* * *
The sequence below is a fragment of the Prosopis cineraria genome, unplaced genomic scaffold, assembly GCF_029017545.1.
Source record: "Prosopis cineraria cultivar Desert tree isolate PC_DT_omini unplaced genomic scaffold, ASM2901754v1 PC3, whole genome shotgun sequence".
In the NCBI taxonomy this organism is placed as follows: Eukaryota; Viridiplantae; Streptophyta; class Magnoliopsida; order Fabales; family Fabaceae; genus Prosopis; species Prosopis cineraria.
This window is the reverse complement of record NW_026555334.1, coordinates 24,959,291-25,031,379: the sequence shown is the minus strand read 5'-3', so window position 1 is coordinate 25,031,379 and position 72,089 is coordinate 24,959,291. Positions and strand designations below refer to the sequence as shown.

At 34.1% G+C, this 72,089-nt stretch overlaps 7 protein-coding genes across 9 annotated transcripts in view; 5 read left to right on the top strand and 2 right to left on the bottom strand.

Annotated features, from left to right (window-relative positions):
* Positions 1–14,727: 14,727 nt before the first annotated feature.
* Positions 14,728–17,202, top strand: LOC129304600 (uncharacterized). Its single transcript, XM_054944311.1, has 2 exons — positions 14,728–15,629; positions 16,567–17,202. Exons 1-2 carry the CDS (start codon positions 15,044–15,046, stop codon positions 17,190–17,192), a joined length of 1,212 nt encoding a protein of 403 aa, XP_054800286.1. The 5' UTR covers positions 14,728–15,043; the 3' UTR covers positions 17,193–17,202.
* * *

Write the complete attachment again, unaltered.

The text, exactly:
The sequence below is a fragment of the Prosopis cineraria genome, unplaced genomic scaffold, assembly GCF_029017545.1.
Source record: "Prosopis cineraria cultivar Desert tree isolate PC_DT_omini unplaced genomic scaffold, ASM2901754v1 PC3, whole genome shotgun sequence".
In the NCBI taxonomy this organism is placed as follows: Eukaryota; Viridiplantae; Streptophyta; class Magnoliopsida; order Fabales; family Fabaceae; genus Prosopis; species Prosopis cineraria.
This window is the reverse complement of record NW_026555334.1, coordinates 24,959,291-25,031,379: the sequence shown is the minus strand read 5'-3', so window position 1 is coordinate 25,031,379 and position 72,089 is coordinate 24,959,291. Positions and strand designations below refer to the sequence as shown.

At 34.1% G+C, this 72,089-nt stretch overlaps 7 protein-coding genes across 9 annotated transcripts in view; 5 read left to right on the top strand and 2 right to left on the bottom strand.

Annotated features, from left to right (window-relative positions):
* Positions 1–14,727: 14,727 nt before the first annotated feature.
* Positions 14,728–17,202, top strand: LOC129304600 (uncharacterized). Its single transcript, XM_054944311.1, has 2 exons — positions 14,728–15,629; positions 16,567–17,202. Exons 1-2 carry the CDS (start codon positions 15,044–15,046, stop codon positions 17,190–17,192), a joined length of 1,212 nt encoding a protein of 403 aa, XP_054800286.1. The 5' UTR covers positions 14,728–15,043; the 3' UTR covers positions 17,193–17,202.